Gabby Douglas – A father’s perspective – Keep doing what you are doing


August 8, 2012 by Benji

As my wife and I watched the young ladies of the USA Olympic team win the gold medal, we jokingly asked each other “How old do you think Na’amah (our daughter) has to be before she can start Gymnastics lessons and be just like those girls”? We, like the ambitious parents of girls all over the country were hoping that our daughter would one day make world history too.

Shortly after watching the competition I read an article about the ridiculous bickering surrounding Gabby Douglas’s hair, people calling it “Not Kept” and “needs some gel and a brush“ among other comments. Then came her fantastic response as quoted in Huffington Post “I don’t know where this is coming from. What’s wrong with my hair?” said Douglas, the first U.S. gymnast to win gold in team and all-around competition. “I’m like, `I just made history and people are focused on my hair?’ It can be bald or short, it doesn’t matter about (my) hair.”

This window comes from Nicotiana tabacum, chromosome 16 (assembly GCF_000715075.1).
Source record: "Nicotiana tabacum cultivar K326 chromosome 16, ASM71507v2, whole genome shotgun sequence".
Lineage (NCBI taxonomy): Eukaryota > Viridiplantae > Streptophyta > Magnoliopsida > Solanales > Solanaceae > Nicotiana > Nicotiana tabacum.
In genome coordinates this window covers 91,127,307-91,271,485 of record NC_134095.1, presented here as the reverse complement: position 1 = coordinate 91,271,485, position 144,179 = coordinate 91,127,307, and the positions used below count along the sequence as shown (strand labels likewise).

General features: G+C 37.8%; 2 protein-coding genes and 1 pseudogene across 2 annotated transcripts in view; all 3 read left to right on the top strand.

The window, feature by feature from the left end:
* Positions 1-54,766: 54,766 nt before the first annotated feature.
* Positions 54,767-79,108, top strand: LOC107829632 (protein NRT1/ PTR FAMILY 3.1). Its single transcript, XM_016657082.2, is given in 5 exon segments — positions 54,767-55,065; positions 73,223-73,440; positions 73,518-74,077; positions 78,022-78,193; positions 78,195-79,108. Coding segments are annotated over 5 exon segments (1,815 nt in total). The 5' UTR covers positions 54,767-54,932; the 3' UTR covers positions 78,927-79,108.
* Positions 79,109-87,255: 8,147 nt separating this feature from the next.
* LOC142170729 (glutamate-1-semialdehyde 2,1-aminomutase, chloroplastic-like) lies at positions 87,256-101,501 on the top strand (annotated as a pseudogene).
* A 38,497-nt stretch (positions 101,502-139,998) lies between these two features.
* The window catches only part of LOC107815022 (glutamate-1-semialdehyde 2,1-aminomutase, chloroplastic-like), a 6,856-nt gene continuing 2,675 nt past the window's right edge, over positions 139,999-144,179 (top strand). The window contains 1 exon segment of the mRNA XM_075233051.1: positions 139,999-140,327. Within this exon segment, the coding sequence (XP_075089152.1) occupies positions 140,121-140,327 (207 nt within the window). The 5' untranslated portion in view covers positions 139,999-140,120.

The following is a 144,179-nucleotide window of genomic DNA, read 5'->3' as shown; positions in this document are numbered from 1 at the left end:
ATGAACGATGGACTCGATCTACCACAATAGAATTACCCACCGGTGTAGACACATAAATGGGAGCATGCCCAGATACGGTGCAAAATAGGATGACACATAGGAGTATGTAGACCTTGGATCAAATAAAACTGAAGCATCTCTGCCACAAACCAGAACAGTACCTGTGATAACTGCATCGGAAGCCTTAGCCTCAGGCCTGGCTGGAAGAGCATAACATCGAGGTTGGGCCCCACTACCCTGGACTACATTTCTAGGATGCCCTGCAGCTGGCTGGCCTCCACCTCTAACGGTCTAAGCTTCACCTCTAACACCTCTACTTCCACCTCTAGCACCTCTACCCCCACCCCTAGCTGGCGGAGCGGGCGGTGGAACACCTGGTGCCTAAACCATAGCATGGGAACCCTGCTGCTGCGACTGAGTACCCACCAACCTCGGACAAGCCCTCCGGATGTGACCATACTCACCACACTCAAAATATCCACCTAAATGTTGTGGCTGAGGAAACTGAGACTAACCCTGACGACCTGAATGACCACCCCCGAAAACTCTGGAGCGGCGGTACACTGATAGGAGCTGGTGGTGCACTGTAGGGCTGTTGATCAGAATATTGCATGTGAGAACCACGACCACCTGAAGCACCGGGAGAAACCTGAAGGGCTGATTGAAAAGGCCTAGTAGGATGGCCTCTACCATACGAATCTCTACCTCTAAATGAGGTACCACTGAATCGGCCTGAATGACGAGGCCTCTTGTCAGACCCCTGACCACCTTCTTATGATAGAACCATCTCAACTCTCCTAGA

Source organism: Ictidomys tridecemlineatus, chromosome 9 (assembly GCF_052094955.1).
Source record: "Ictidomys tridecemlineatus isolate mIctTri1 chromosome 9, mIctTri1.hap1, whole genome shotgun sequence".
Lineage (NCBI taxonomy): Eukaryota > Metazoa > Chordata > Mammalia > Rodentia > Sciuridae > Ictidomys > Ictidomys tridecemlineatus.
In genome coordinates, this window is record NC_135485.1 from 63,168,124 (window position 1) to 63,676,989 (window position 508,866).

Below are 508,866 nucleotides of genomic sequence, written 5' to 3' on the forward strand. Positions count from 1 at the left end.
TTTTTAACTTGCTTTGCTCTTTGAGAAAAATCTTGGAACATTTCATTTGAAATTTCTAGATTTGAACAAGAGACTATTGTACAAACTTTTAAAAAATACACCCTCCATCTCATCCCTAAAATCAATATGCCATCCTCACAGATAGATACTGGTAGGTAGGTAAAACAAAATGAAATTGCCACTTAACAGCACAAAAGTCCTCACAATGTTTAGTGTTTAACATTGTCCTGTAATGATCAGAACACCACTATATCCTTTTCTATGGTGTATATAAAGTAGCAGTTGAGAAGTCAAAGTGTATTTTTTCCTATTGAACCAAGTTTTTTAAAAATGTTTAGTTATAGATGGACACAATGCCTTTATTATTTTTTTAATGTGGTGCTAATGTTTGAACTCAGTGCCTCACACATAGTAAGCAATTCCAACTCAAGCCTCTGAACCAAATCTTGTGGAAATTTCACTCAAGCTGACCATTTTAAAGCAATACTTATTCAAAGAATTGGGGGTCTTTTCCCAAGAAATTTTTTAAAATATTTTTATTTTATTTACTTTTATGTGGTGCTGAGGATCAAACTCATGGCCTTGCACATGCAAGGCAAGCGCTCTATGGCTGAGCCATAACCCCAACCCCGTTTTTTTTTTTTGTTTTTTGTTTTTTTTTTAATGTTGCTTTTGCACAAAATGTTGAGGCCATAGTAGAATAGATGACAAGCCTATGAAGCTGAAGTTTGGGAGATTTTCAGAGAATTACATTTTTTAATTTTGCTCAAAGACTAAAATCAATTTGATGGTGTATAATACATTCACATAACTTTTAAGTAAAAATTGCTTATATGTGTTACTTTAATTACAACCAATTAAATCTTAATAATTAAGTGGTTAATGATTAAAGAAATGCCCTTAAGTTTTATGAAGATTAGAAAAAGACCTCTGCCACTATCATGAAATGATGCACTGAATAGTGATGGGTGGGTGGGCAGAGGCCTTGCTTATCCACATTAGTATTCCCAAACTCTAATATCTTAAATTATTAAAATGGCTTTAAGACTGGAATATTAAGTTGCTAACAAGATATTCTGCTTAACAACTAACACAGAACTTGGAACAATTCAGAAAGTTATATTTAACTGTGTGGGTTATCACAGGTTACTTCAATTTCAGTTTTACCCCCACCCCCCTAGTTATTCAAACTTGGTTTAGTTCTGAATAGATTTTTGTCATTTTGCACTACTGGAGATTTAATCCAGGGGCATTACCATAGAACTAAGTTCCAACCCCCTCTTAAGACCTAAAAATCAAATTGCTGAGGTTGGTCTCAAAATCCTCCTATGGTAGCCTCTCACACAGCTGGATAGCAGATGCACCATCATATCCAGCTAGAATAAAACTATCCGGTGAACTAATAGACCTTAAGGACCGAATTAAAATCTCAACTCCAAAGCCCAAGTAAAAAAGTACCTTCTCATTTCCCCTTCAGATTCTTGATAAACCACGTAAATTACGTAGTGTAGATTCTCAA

I was humbly reminded that the priorities that I am obligated to instill in my daughters have nothing to do with gold medals and Olympic teams. I should be teaching them to be a strong woman with a high self worth, who can stand up to the ignorance of others and let them know that you don’t need others approval to excel. Gabby Douglas is a role model for my daughters not because of the medals around her neck, or her ranking in the world. She is a role model for my daughters because she handles herself with grace, humility and a confidence. I hope she has a wonderful and long career coming up, and I hope she continues to be an actual role model for my daughters.

ps. Thanks Gabby for the thumbs up photo opp! I LOVE it!!!




2 thoughts on “Gabby Douglas – A father’s perspective – Keep doing what you are doing

  1. Beverly Furer says:

    You are a great dad Benji.

  2. […] married and having children really did change my perspective on life. I noticed it when I posted  Gabriela Burns, I felt like a dad wanting his daughter to be empowered rather than a jerk with a computer enjoying […]

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